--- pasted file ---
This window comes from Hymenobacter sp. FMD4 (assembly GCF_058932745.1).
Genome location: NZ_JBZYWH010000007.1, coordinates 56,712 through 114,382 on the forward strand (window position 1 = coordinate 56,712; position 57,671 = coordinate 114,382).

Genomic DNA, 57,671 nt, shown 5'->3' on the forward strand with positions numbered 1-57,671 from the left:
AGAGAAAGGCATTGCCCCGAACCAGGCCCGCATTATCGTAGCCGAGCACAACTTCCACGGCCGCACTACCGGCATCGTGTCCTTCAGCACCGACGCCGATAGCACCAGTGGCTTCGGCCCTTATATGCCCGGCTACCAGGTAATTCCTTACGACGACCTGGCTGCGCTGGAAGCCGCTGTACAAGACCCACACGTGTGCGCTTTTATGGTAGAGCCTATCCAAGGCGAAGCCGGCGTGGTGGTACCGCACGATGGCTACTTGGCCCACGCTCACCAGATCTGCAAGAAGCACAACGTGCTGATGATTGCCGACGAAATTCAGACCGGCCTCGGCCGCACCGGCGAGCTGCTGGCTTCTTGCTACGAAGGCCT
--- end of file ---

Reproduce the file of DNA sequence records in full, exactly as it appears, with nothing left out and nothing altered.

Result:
This window comes from Hymenobacter sp. FMD4 (assembly GCF_058932745.1).
Genome location: NZ_JBZYWH010000007.1, coordinates 56,712 through 114,382 on the forward strand (window position 1 = coordinate 56,712; position 57,671 = coordinate 114,382).

Genomic DNA, 57,671 nt, shown 5'->3' on the forward strand with positions numbered 1-57,671 from the left:
AGAGAAAGGCATTGCCCCGAACCAGGCCCGCATTATCGTAGCCGAGCACAACTTCCACGGCCGCACTACCGGCATCGTGTCCTTCAGCACCGACGCCGATAGCACCAGTGGCTTCGGCCCTTATATGCCCGGCTACCAGGTAATTCCTTACGACGACCTGGCTGCGCTGGAAGCCGCTGTACAAGACCCACACGTGTGCGCTTTTATGGTAGAGCCTATCCAAGGCGAAGCCGGCGTGGTGGTACCGCACGATGGCTACTTGGCCCACGCTCACCAGATCTGCAAGAAGCACAACGTGCTGATGATTGCCGACGAAATTCAGACCGGCCTCGGCCGCACCGGCGAGCTGCTGGCTTCTTGCTACGAAGGCCT